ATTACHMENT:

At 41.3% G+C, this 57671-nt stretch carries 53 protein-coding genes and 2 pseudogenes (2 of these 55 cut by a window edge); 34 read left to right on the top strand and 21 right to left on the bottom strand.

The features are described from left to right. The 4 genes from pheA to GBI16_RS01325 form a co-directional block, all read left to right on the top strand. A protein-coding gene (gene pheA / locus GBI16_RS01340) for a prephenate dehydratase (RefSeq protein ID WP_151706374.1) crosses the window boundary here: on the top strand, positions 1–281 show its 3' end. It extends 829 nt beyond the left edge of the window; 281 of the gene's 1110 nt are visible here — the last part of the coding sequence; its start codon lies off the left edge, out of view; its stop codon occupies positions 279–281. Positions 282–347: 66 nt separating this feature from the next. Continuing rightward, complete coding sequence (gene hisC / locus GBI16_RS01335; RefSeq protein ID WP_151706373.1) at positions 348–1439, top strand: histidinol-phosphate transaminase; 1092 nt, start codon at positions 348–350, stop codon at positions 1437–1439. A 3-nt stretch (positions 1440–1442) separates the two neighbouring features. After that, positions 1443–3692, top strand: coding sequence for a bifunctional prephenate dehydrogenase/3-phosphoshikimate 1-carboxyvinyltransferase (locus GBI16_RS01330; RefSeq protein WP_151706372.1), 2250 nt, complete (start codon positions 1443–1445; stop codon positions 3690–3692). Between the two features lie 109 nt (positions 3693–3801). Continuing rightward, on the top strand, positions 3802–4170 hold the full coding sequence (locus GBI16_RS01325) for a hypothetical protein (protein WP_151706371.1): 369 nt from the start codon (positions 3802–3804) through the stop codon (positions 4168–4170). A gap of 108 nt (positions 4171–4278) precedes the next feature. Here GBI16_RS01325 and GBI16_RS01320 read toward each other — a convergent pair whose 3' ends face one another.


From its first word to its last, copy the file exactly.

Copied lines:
At 41.3% G+C, this 57671-nt stretch carries 53 protein-coding genes and 2 pseudogenes (2 of these 55 cut by a window edge); 34 read left to right on the top strand and 21 right to left on the bottom strand.

The features are described from left to right. The 4 genes from pheA to GBI16_RS01325 form a co-directional block, all read left to right on the top strand. A protein-coding gene (gene pheA / locus GBI16_RS01340) for a prephenate dehydratase (RefSeq protein ID WP_151706374.1) crosses the window boundary here: on the top strand, positions 1–281 show its 3' end. It extends 829 nt beyond the left edge of the window; 281 of the gene's 1110 nt are visible here — the last part of the coding sequence; its start codon lies off the left edge, out of view; its stop codon occupies positions 279–281. Positions 282–347: 66 nt separating this feature from the next. Continuing rightward, complete coding sequence (gene hisC / locus GBI16_RS01335; RefSeq protein ID WP_151706373.1) at positions 348–1439, top strand: histidinol-phosphate transaminase; 1092 nt, start codon at positions 348–350, stop codon at positions 1437–1439. A 3-nt stretch (positions 1440–1442) separates the two neighbouring features. After that, positions 1443–3692, top strand: coding sequence for a bifunctional prephenate dehydrogenase/3-phosphoshikimate 1-carboxyvinyltransferase (locus GBI16_RS01330; RefSeq protein WP_151706372.1), 2250 nt, complete (start codon positions 1443–1445; stop codon positions 3690–3692). Between the two features lie 109 nt (positions 3693–3801). Continuing rightward, on the top strand, positions 3802–4170 hold the full coding sequence (locus GBI16_RS01325) for a hypothetical protein (protein WP_151706371.1): 369 nt from the start codon (positions 3802–3804) through the stop codon (positions 4168–4170). A gap of 108 nt (positions 4171–4278) precedes the next feature. Here GBI16_RS01325 and GBI16_RS01320 read toward each other — a convergent pair whose 3' ends face one another.